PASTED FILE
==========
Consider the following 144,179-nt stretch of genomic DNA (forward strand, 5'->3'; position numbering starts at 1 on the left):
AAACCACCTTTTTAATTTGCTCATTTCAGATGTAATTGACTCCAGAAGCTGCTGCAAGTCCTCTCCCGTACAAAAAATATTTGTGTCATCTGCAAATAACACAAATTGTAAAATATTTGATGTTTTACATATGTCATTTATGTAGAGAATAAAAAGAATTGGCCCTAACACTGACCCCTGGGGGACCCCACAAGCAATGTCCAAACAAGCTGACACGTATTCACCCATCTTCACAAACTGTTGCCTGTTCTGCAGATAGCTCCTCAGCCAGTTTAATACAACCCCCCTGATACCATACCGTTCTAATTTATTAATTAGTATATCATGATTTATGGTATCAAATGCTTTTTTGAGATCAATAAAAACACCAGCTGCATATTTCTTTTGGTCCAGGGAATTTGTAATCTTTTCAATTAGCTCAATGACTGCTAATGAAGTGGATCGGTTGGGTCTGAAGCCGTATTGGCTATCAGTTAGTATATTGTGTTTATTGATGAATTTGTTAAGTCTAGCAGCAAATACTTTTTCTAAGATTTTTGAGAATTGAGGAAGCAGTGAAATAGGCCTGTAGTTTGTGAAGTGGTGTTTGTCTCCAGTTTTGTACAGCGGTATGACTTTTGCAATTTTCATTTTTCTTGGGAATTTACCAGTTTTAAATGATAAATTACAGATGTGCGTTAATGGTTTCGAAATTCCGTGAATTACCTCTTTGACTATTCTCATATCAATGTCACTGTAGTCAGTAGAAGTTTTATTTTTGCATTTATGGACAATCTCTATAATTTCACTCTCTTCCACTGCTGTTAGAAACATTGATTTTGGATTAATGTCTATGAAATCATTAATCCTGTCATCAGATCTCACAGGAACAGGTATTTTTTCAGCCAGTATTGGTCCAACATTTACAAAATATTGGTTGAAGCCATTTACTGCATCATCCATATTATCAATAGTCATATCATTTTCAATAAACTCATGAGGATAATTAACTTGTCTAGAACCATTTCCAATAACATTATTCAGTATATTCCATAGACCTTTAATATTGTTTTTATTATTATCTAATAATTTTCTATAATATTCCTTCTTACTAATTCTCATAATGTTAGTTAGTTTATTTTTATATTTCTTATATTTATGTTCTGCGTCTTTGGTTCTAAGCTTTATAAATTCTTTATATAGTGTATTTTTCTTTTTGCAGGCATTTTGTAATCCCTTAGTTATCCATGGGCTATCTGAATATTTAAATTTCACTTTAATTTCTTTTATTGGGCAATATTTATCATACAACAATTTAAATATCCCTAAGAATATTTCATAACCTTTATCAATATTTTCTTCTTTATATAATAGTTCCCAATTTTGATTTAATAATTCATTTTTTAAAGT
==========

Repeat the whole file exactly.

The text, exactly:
Consider the following 144,179-nt stretch of genomic DNA (forward strand, 5'->3'; position numbering starts at 1 on the left):
AAACCACCTTTTTAATTTGCTCATTTCAGATGTAATTGACTCCAGAAGCTGCTGCAAGTCCTCTCCCGTACAAAAAATATTTGTGTCATCTGCAAATAACACAAATTGTAAAATATTTGATGTTTTACATATGTCATTTATGTAGAGAATAAAAAGAATTGGCCCTAACACTGACCCCTGGGGGACCCCACAAGCAATGTCCAAACAAGCTGACACGTATTCACCCATCTTCACAAACTGTTGCCTGTTCTGCAGATAGCTCCTCAGCCAGTTTAATACAACCCCCCTGATACCATACCGTTCTAATTTATTAATTAGTATATCATGATTTATGGTATCAAATGCTTTTTTGAGATCAATAAAAACACCAGCTGCATATTTCTTTTGGTCCAGGGAATTTGTAATCTTTTCAATTAGCTCAATGACTGCTAATGAAGTGGATCGGTTGGGTCTGAAGCCGTATTGGCTATCAGTTAGTATATTGTGTTTATTGATGAATTTGTTAAGTCTAGCAGCAAATACTTTTTCTAAGATTTTTGAGAATTGAGGAAGCAGTGAAATAGGCCTGTAGTTTGTGAAGTGGTGTTTGTCTCCAGTTTTGTACAGCGGTATGACTTTTGCAATTTTCATTTTTCTTGGGAATTTACCAGTTTTAAATGATAAATTACAGATGTGCGTTAATGGTTTCGAAATTCCGTGAATTACCTCTTTGACTATTCTCATATCAATGTCACTGTAGTCAGTAGAAGTTTTATTTTTGCATTTATGGACAATCTCTATAATTTCACTCTCTTCCACTGCTGTTAGAAACATTGATTTTGGATTAATGTCTATGAAATCATTAATCCTGTCATCAGATCTCACAGGAACAGGTATTTTTTCAGCCAGTATTGGTCCAACATTTACAAAATATTGGTTGAAGCCATTTACTGCATCATCCATATTATCAATAGTCATATCATTTTCAATAAACTCATGAGGATAATTAACTTGTCTAGAACCATTTCCAATAACATTATTCAGTATATTCCATAGACCTTTAATATTGTTTTTATTATTATCTAATAATTTTCTATAATATTCCTTCTTACTAATTCTCATAATGTTAGTTAGTTTATTTTTATATTTCTTATATTTATGTTCTGCGTCTTTGGTTCTAAGCTTTATAAATTCTTTATATAGTGTATTTTTCTTTTTGCAGGCATTTTGTAATCCCTTAGTTATCCATGGGCTATCTGAATATTTAAATTTCACTTTAATTTCTTTTATTGGGCAATATTTATCATACAACAATTTAAATATCCCTAAGAATATTTCATAACCTTTATCAATATTTTCTTCTTTATATAATAGTTCCCAATTTTGATTTAATAATTCATTTTTTAAAGT